However, the median prediction of nine forecasts of future demand in the UK’s agricultural sector has projected a 101% increase in demand between today and 2050. In this country, irrigation’s water usage is often concentrated during the driest periods and in the catchments where resources are at their most constrained. Agriculture uses the most water in the regions where water stress is most obvious: such as East Anglia. The result is that, in some dry summers, agricultural irrigation may become the largest abstractor of water in these vulnerable catchments.
With climate change creating a degree of uncertainty surrounding future water availability across the country, it has become a necessity for policy and research to explore which routes can provide the greatest efficiency gains for agricultural resilience. A 2015 survey by the National Farmers Union  found that many farmers lack confidence in securing long term access to water for production – with only a third of those surveyed feeling confident about water availability in five years’ time. In light of this decreasing availability, the need to reduce water demand within this sector has never been more apparent.
Evidence from research and the agricultural practice across the globe provides us with a number of possible routes. Improved on-farm management practice, the use of trickle irrigation, the use of treated wastewater for irrigation and the building of reservoirs point to a potential reduction in water usage.
Yet, something stands in the way of the implementation of these schemes and policies that support them: People. The adoption of new practices tends to be determined by a number of social factors – depending on the farm and the farmer. As farmers are the agents within this change, it is important to understand the characteristics that often guide their decision-making process and actions in a socio-ecological context.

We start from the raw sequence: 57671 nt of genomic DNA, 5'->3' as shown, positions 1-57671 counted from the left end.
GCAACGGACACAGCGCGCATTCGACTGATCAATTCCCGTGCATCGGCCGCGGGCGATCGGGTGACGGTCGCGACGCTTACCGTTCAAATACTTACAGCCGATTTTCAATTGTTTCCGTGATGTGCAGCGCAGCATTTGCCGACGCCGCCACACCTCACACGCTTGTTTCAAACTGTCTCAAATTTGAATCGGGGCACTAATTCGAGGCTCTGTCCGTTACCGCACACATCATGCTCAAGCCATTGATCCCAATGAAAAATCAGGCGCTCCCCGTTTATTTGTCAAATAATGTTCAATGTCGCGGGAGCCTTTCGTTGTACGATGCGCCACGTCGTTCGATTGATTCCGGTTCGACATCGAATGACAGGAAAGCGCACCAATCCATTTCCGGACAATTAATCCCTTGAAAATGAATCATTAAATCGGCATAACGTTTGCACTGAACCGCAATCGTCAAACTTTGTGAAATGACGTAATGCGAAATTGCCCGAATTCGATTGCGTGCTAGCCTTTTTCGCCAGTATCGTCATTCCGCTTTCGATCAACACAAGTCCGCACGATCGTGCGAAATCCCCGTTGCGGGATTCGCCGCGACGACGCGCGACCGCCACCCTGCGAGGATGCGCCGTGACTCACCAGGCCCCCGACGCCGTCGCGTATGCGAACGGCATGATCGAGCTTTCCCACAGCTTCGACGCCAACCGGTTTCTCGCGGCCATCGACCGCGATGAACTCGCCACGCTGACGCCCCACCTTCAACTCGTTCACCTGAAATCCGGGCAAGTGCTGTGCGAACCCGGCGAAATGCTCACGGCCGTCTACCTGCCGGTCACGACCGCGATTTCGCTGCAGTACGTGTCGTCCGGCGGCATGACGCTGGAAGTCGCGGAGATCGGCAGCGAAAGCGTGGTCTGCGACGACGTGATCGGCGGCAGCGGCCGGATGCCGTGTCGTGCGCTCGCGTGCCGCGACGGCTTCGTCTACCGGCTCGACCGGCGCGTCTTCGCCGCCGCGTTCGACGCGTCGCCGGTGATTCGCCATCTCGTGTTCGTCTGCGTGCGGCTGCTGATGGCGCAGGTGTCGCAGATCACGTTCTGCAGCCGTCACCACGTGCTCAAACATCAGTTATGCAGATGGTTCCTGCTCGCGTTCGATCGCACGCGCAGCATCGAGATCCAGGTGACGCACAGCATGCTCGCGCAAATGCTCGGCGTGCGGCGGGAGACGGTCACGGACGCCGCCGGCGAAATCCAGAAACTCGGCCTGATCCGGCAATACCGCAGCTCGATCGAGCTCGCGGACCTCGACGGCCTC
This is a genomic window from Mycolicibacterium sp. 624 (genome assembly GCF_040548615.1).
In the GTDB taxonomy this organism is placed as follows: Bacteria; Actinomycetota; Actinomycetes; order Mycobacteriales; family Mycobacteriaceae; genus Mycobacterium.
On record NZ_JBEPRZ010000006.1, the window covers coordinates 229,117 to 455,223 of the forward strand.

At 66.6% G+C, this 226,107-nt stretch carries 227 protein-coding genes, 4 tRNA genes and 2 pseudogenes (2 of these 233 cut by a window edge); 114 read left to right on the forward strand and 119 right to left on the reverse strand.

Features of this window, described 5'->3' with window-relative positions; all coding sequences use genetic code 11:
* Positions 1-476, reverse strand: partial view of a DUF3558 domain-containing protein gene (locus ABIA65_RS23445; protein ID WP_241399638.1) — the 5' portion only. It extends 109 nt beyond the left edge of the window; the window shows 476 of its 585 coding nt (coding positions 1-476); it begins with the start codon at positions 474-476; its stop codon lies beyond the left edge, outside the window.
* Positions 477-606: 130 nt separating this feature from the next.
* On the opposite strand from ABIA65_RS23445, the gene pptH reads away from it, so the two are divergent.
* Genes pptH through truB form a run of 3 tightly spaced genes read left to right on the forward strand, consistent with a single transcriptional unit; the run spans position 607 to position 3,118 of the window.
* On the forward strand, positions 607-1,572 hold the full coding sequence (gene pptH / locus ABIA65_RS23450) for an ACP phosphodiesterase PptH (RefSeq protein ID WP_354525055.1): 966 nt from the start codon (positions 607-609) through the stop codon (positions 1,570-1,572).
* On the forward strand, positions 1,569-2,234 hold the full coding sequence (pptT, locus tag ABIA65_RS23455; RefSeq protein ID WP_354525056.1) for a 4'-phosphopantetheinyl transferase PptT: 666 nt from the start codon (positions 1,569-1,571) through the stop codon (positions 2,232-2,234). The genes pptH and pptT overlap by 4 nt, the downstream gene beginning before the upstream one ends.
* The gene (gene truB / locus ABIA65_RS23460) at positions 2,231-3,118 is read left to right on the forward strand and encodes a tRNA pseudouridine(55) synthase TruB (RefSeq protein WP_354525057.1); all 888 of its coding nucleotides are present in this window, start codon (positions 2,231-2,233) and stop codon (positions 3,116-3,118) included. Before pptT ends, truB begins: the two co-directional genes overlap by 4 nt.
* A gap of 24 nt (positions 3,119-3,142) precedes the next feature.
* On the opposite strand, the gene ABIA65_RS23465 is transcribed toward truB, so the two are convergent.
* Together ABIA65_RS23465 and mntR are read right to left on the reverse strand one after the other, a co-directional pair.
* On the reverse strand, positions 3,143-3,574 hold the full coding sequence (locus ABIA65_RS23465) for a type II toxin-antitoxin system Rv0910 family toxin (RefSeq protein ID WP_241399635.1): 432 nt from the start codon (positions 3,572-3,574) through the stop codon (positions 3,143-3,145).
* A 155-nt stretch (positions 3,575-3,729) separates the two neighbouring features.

Let’s remember, there is no such thing as your ‘average farmer’. Homogeneity is not a word that British agriculture is particularly aware of. As a result, efforts to increase water use efficiency need to understand how certain characteristics influence the potential for action. Wheeler et al. have found a number of characteristics that can influence adaptation strategies. For example, a farmer with a greater belief in the presence of climate change is more likely to adopt mitigating or adaptive measures. Importantly, this can also be linked to more-demographic factors. As Islam et al. have argued, risk scepticism can be the result of a number of factors (such as: age, economic status, education, environmental and economic values) and that these can be linked to the birth cohort effect.